They waited for hours in the merciless Burmese sun for their Lady to arrive. On March 22, Burmese democracy icon Aung San Suu Kyi traveled in an unlikely convoy of shiny Land Rovers, ancient Jeeps, tractors, motorcycles, trishaws and even the occasional oxen cart to the township of Kawhmu. For the first time in her life, the longtime opposition leader is directly participating in the democratic process by running for a parliamentary seat in Burma’s April 1 by-elections. A year before, simply flashing a clandestine image of the Nobel laureate known simply as the Lady (or, alternatively, Auntie Suu or Mother Suu) could invite arrest. A year before that, Suu Kyi was confined under house arrest at the behest of the country’s ruling junta, who locked her up for most of 20 years. Back then, to talk of the Lady was to speak in whispers.
(PHOTOS: Freedom for Burma’s Aung San Suu Kyi)
But on this sweltering day in the height of the hot season, when even dusty palm fronds failed to catch a breeze, thousands upon thousands of Burmese lined roads and fields for miles to openly worship a woman who inspires devotion nearly spiritual in its intensity. Supporters of her National League for Democracy (NLD), which won the 1990 elections that the military regime then ignored, waved the opposition party’s red flag emblazoned with a golden star and peacock. Many wore T-shirts with the 66-year-old’s visage or that of her father, General Aung San, Burma’s independence hero. “I never imagined this day would come,” said rice farmer Yee Yee Myint. “But we’ve finally achieved our dream because of Auntie Suu’s hard work.”
The ground has shifted in Burma. The military junta that spent decades trying to crush Suu Kyi’s popularity has now transferred power to a quasi-civilian government although the army and ex-officers still control many posts. The handover process culminated in nationwide polls two years ago, the first since the junta flouted the NLD’s 1990 victory. The NLD, however, boycotted the 2010 elections, which they presumed would be rigged. Sure enough, the military-linked Union Solidarity and Development Party (USDP) won in a suspicious landslide. A retired general, Thein Sein, was installed as President; it looked like politics as usual in a country where the military had ruled, in one form or another, since a 1962 coup.
But since then, the almost unimaginable has happened. Thein Sein has shown himself to be a surprising — if soft-spoken — reformer. Could he even be a Burmese Gorbachev? Under his tenure, the culture of fear that has gripped Burma for so long is beginning to lift. In a landmark good-faith move, Thein Sein met last year with Suu Kyi, who was so reviled by ex-junta leader Than Shwe that he reportedly refused to have even the Lady’s name uttered in his presence. And now, in a further sign of just how much Burma, known officially as Myanmar, has changed, Suu Kyi is running for one of the nearly 50 vacant parliamentary seats up for grabs on April 1. That’s a small portion of the total seats in the legislature, so even if the NLD won every empty seat, it still couldn’t challenge the USDP. Still, as symbols go, Suu Kyi in parliament is a game changer.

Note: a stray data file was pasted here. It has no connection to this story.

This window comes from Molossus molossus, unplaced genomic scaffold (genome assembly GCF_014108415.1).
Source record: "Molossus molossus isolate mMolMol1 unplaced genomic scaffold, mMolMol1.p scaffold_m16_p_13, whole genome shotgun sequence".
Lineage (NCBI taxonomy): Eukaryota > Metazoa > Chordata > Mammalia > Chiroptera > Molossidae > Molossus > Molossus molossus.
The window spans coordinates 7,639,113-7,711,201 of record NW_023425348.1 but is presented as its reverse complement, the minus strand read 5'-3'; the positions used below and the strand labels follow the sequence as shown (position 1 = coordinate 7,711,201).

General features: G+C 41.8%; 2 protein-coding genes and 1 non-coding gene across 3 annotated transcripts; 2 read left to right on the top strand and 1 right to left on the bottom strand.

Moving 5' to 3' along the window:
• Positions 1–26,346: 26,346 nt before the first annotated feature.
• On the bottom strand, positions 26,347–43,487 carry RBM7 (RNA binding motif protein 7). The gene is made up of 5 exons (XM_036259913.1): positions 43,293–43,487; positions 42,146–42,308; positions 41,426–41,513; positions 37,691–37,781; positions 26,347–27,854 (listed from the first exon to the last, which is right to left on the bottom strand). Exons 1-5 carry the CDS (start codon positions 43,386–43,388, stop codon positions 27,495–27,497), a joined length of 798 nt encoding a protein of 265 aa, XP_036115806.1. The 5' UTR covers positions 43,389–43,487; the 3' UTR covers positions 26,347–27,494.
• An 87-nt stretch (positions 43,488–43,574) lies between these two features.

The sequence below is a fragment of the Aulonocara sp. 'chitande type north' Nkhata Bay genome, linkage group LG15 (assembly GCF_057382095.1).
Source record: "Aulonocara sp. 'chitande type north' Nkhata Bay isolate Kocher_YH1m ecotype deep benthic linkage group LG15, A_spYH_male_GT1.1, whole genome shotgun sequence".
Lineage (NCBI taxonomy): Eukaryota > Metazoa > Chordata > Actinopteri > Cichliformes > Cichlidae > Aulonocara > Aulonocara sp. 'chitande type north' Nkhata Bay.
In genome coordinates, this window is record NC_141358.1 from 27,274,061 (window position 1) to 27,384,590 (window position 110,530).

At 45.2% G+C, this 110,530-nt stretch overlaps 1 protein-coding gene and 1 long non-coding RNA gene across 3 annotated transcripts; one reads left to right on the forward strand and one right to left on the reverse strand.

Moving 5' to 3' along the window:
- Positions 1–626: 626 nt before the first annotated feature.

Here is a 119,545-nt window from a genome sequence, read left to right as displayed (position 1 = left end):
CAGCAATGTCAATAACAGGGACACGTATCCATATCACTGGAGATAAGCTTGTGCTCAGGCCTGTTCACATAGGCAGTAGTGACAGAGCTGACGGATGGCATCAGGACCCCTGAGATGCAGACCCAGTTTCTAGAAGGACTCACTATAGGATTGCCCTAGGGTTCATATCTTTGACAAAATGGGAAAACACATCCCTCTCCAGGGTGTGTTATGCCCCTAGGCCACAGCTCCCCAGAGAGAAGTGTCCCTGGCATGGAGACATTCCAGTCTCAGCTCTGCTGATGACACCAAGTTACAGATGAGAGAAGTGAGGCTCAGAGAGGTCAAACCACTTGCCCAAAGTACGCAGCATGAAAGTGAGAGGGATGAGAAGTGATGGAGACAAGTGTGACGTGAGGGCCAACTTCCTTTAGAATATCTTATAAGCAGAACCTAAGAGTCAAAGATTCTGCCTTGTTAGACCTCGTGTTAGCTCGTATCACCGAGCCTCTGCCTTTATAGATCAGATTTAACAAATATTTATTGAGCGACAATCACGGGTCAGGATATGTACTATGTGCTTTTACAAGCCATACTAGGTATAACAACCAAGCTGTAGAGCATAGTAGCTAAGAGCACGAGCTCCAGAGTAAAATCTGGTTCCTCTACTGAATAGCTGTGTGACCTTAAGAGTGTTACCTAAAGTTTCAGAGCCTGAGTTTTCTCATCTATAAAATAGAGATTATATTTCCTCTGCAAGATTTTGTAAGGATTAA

But Burma will need more than symbols. If the upcoming polls are free and fair — earlier this week, the Burmese government announced that it would allow international election observers to monitor the polls — there’s little doubt that Suu Kyi will prevail. How will she and other NLD victors fare as legislators? Suu Kyi will never be seen as just another parliamentarian. The people expect much more from her. “To begin with, we need improvements to our education, health and transportation,” says 74-year-old abbot Zargaya, as Suu Kyi’s live speech carries over loudspeakers near his Kawhmu monastery. “We hope that she can bring full development to our poor community.”
That’s just for starters. Burma lags in nearly every national indicator, from corruption and health to investment and education. The head of parliament, another ex-general named Thura Shwe Mann, shares a reformist reputation with the President. In recent weeks, he has shepherded through an astonishing amount of legislation — a foreign-investment law here, a law of assembly there. True change, though, will take years; merely passing laws doesn’t ensure they will be implemented. The grind of day-to-day policymaking and legislative maneuvering is something that Suu Kyi, for all her expansive moral vision, has not yet had the opportunity to pursue. And there is always the threat of a backlash against reform from hard-liners.
For now, though, elation reigns in Kawhmu. After Suu Kyi delivered her laughter-filled speech near the monastery, thousands of supporters poured out on the main road, like sports fans after a victorious home game. Across the road was a small wooden house with a giant poster out front for Suu Kyi’s rival, the local USDP candidate. (He is a doctor who has practically conceded defeat already.) The owner of the house was the local USDP campaign manager. He was out, but his daughter, in her 20s, was in. How did she feel about the hordes of NLD supporters streaming past her home chanting, “Long live Mother Suu!”? Was she annoyed or scared? “I already went out to greet her,” the young woman said, with a laugh. “I love Auntie Suu.”